It’s not enough to just publish content. In order for your content to perform the way you need it to, you’ll have to create content that your audience will love.
Of course this is easier said than done and many brands within the professional service industries struggle to say something new and different from their peers. With more and more brands producing helpful content, it can feel like everyone is humming the same tune rather than singing their own song.
Here are just a few ideas to help you craft amazing content that your clients will absolutely love.
Get your clients’ input
Perhaps an obvious way to inform your content creation ideas is to involve your clients in the process. If you really want to know what kind of content your audience wants from you, ask them! Float topics by them or allow them to freely tell you what they’d like to know. Also, be sure to confirm what formats they prefer most (written blog posts, videos, podcasts, audio clips, images, email). Do you know how and when they consume your content? Are they at a desktop during working hours or are they on their cell phone at 11pm at night? Beyond the content itself, make sure your content delivery and timing is spot on to enhance your clients’ experience with your content!
Don’t regurgitate popular material
If it’s already been said, don’t repeat the same ideas and positions. Instead, think of creative ways to lend your own perspective on a familiar topic and reference the existing material that you’re responding and adding to. In the same way, why not start an entirely new conversation and not be afraid to be the first to have a certain opinion. Originality will help you stand out from the noise and help your clients see you as a thought leader.
Make it actionable
You can create something that is good and that your clients will think, “That was an interesting read.” Or you can craft something better that your clients can actually use. While your opinions are great and all, share more than an opinion – provide actionable takeaways in your content so that your clients can actually do something in response to what you’ve created.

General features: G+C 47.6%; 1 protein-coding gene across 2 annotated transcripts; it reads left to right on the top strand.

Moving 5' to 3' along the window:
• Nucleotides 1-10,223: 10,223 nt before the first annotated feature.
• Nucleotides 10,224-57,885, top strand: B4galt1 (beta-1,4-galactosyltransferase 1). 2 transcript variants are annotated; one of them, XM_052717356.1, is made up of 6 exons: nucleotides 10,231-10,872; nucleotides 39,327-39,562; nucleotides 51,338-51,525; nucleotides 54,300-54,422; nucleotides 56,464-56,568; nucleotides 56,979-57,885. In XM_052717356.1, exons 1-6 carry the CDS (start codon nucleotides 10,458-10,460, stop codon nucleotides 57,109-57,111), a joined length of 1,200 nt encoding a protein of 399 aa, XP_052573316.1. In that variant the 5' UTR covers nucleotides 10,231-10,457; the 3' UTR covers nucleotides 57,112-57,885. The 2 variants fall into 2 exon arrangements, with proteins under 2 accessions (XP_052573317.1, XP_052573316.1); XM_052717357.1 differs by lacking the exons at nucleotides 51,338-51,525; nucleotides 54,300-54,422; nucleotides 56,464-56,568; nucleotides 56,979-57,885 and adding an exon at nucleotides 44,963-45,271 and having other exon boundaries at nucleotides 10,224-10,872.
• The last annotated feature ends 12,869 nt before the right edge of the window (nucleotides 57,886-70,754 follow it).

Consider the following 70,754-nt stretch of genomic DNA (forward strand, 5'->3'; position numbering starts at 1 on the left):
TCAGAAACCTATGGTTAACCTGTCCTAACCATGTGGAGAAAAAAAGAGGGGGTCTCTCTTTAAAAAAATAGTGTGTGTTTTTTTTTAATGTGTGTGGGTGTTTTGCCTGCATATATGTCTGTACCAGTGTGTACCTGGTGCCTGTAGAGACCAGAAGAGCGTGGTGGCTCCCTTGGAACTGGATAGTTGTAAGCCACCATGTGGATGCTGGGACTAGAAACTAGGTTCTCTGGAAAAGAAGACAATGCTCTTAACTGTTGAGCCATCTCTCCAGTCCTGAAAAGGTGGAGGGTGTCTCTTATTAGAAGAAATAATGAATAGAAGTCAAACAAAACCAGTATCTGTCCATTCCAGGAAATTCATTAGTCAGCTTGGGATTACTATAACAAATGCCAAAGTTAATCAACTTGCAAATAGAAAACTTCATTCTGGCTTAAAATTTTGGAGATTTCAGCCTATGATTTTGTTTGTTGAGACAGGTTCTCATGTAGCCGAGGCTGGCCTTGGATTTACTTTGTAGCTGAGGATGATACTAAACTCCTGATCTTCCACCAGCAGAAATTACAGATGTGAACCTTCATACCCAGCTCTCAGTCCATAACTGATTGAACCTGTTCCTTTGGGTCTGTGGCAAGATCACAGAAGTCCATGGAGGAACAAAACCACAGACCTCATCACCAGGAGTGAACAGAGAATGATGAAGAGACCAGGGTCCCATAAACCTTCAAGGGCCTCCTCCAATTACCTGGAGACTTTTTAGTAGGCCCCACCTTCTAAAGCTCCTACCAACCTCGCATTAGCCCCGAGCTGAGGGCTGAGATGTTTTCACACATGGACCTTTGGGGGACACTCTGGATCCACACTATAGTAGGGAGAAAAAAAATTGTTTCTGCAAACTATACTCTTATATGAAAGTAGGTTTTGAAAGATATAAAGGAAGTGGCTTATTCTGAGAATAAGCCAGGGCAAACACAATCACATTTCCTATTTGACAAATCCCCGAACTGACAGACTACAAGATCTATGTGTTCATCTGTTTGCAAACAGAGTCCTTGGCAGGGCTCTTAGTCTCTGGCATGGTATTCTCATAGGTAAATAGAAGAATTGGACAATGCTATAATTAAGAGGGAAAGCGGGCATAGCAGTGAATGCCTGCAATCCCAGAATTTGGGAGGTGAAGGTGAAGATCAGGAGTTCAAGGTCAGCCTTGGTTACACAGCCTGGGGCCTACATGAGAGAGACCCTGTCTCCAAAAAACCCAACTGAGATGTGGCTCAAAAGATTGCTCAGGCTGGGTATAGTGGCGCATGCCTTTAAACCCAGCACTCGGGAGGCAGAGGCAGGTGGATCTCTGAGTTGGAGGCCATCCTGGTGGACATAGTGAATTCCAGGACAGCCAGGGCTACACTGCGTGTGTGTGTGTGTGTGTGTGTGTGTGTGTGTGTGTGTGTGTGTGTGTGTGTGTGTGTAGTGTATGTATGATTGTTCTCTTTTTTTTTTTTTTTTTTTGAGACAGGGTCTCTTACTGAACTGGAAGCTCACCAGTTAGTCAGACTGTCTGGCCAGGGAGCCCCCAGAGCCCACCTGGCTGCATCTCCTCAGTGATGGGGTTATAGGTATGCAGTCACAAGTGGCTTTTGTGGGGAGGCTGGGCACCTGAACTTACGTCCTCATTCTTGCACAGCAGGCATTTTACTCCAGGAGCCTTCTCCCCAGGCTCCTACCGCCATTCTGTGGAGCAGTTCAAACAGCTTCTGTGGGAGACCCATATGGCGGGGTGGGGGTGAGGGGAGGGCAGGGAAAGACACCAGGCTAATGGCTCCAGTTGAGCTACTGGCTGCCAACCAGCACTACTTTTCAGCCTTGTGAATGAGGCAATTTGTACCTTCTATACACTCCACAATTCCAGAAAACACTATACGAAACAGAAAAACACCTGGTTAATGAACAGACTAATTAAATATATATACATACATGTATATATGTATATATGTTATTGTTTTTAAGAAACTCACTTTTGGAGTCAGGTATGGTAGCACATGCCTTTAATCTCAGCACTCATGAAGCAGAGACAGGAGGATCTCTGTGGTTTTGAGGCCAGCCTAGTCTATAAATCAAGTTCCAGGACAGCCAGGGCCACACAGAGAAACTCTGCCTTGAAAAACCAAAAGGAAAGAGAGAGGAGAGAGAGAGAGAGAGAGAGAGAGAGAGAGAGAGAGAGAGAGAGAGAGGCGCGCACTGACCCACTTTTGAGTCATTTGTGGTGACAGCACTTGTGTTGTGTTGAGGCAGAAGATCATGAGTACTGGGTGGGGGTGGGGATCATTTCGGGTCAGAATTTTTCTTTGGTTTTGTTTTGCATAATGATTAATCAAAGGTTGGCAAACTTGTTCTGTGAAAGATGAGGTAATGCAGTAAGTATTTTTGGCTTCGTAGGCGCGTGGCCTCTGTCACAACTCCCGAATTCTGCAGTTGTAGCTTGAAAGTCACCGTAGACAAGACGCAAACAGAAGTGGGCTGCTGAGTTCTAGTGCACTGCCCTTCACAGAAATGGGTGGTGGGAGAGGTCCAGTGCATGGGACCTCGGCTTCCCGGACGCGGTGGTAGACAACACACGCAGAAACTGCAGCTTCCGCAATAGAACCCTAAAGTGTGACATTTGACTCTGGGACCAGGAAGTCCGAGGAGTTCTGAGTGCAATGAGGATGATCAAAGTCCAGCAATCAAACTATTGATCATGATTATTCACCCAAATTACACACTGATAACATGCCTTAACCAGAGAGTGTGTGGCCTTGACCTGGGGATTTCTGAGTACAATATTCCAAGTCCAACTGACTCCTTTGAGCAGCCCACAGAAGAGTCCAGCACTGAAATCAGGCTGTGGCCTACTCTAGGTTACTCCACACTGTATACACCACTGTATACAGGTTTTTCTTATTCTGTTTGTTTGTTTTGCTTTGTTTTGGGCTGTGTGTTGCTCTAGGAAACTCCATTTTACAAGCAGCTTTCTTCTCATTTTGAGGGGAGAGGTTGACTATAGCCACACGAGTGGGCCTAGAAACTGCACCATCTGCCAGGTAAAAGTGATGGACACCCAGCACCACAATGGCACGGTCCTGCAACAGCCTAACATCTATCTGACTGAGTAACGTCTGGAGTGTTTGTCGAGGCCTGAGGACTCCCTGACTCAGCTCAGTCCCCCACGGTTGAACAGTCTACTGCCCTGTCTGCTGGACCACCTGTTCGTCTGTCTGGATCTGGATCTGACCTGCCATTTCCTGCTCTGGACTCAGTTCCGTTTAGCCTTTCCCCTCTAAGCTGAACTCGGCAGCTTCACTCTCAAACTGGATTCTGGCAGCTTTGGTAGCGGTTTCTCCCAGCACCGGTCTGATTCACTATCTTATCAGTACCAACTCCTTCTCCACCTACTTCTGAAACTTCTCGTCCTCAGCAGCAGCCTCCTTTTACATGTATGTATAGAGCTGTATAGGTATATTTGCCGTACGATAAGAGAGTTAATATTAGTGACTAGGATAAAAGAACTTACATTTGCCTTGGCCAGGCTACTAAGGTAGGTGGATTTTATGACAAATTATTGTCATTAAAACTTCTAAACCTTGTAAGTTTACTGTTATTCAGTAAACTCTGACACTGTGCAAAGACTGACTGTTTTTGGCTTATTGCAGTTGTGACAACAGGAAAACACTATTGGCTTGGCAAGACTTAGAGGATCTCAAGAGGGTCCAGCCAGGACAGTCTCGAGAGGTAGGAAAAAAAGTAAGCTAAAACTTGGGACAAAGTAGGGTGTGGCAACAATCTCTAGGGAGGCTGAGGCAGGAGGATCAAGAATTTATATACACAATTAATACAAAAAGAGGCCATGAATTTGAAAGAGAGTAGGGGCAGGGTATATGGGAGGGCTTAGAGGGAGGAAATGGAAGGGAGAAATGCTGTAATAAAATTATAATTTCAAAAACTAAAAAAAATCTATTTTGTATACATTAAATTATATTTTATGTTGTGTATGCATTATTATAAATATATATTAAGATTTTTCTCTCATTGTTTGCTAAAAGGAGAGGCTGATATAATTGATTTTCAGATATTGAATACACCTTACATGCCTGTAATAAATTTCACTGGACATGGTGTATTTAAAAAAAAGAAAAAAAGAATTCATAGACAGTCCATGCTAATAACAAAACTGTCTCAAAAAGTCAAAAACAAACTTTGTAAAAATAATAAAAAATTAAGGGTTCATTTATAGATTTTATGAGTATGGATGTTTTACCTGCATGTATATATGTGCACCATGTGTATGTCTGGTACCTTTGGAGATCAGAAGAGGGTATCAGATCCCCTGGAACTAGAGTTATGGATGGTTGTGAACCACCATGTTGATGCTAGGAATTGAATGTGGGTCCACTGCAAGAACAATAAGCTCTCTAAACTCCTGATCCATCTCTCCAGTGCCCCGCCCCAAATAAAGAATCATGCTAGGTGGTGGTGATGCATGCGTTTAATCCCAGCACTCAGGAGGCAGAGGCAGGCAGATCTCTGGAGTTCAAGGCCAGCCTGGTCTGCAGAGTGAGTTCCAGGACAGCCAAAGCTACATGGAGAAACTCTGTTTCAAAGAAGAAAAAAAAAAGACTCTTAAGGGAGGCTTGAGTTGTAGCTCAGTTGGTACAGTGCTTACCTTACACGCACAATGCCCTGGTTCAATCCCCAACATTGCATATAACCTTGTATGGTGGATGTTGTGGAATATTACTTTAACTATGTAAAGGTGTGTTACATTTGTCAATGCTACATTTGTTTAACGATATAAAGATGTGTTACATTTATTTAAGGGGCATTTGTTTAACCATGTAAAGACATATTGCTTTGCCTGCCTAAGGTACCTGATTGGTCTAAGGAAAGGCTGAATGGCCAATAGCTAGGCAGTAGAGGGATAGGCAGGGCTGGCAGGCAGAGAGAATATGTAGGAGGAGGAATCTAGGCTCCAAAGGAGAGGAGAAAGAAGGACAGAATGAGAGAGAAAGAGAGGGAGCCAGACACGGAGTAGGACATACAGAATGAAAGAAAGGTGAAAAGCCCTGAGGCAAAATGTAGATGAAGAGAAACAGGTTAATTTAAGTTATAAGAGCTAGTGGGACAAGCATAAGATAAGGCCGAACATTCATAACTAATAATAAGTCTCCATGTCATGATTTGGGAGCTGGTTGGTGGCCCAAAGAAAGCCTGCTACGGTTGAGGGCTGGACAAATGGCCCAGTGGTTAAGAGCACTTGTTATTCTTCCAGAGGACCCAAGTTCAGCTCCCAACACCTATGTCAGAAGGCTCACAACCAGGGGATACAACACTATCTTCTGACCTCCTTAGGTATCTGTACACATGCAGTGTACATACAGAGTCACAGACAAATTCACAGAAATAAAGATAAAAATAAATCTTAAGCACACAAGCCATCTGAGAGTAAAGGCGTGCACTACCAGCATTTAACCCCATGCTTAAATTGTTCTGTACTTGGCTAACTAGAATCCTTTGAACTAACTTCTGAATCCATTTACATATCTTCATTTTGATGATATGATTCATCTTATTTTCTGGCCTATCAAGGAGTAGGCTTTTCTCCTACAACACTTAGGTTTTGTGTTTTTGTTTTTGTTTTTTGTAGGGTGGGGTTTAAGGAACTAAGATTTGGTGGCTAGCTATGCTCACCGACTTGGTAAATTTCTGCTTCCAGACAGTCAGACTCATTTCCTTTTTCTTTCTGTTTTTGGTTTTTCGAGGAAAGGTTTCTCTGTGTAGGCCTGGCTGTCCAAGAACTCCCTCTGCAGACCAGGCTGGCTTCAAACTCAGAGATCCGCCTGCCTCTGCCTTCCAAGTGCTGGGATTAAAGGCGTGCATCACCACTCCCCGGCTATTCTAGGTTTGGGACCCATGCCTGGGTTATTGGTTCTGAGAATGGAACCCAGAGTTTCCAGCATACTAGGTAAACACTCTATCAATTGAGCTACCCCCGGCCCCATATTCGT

Let your clients contribute content
Your clients can receive a lot of value from hearing from each other. And when your clients provide you with content, not only does it take some of the content-creation burden off of you, but it lends far more credibility and authority to your brand than your voice alone. Let them share their story, things that they’ve learned, ways that they’ve overcome a certain challenge. Let their experience help your other clients and audience. Feature them in your newsletter or create a client spotlight piece. Create a private Facebook group where you facilitate discussions around topics that matter to your clients and prospective clients.
Be entertaining and memorable
Not all content needs to be educational, nor should it be boring. I’m reminded of a great quote by Walt Disney:
I would rather entertain and hope that people learned something than educate people and hope they were entertained.
It’s really not more complicated than that and I’m not quite sure I can say it any better. Don’t ever publish content just to get it out there. Crafting great content that gets consumed, shared and engaged with takes effort to make it better and more experiential than the droves of content already cluttering the internet.
Keep it fresh
In the same way, keep your content updated and fresh for your audience. Don’t let your client’s get tired of the same old content your brand produces. Change it up sometimes, surprise them – keep them interested. You will do well to keep them interested by consistently creating NEW content that grows with your client’s interests and most pressing priorities and concerns. Keep a pulse on your clients and let it always inform the new ways you can publish great content for them.
Keep it real and be honest with yourself
Finally, be authentic and write to your audience with some personality. As a professional service, relationships are the cornerstone of your business’ success. Therefore, write in a manner that talks to your audience, not at them. I would really avoid any language that sounds like you’re lecturing. Write the way you have conversations with your clients. Infuse it with the same energy you provide in face-to-face meetings and don’t be too shy to get a little personal. There is enough vanilla sounding content out there already. Own your own flavor that your clients can get excited about.